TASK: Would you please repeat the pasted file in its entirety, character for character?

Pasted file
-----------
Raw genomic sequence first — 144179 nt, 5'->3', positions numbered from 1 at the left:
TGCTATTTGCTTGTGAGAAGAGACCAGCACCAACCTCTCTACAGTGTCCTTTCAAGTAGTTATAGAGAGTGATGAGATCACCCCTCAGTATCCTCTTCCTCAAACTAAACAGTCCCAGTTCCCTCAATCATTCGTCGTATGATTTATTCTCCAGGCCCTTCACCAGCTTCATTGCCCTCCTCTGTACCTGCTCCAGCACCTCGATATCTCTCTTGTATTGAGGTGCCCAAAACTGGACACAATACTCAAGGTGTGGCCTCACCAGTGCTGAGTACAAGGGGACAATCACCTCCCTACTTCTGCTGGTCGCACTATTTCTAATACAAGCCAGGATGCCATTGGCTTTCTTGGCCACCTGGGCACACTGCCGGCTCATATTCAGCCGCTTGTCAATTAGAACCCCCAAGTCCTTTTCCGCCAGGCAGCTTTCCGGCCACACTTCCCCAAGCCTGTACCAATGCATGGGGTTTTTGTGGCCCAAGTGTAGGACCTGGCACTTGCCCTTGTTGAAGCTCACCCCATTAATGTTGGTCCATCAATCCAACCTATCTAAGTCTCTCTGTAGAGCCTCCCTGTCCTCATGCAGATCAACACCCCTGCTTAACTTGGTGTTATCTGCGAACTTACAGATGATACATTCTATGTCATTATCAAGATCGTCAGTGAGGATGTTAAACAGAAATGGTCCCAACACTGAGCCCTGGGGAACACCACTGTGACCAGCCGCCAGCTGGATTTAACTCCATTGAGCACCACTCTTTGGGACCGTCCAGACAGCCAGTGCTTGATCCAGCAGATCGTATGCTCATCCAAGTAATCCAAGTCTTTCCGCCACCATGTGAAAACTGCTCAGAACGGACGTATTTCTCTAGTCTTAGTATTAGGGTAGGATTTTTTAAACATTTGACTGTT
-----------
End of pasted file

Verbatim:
Raw genomic sequence first — 144179 nt, 5'->3', positions numbered from 1 at the left:
TGCTATTTGCTTGTGAGAAGAGACCAGCACCAACCTCTCTACAGTGTCCTTTCAAGTAGTTATAGAGAGTGATGAGATCACCCCTCAGTATCCTCTTCCTCAAACTAAACAGTCCCAGTTCCCTCAATCATTCGTCGTATGATTTATTCTCCAGGCCCTTCACCAGCTTCATTGCCCTCCTCTGTACCTGCTCCAGCACCTCGATATCTCTCTTGTATTGAGGTGCCCAAAACTGGACACAATACTCAAGGTGTGGCCTCACCAGTGCTGAGTACAAGGGGACAATCACCTCCCTACTTCTGCTGGTCGCACTATTTCTAATACAAGCCAGGATGCCATTGGCTTTCTTGGCCACCTGGGCACACTGCCGGCTCATATTCAGCCGCTTGTCAATTAGAACCCCCAAGTCCTTTTCCGCCAGGCAGCTTTCCGGCCACACTTCCCCAAGCCTGTACCAATGCATGGGGTTTTTGTGGCCCAAGTGTAGGACCTGGCACTTGCCCTTGTTGAAGCTCACCCCATTAATGTTGGTCCATCAATCCAACCTATCTAAGTCTCTCTGTAGAGCCTCCCTGTCCTCATGCAGATCAACACCCCTGCTTAACTTGGTGTTATCTGCGAACTTACAGATGATACATTCTATGTCATTATCAAGATCGTCAGTGAGGATGTTAAACAGAAATGGTCCCAACACTGAGCCCTGGGGAACACCACTGTGACCAGCCGCCAGCTGGATTTAACTCCATTGAGCACCACTCTTTGGGACCGTCCAGACAGCCAGTGCTTGATCCAGCAGATCGTATGCTCATCCAAGTAATCCAAGTCTTTCCGCCACCATGTGAAAACTGCTCAGAACGGACGTATTTCTCTAGTCTTAGTATTAGGGTAGGATTTTTTAAACATTTGACTGTT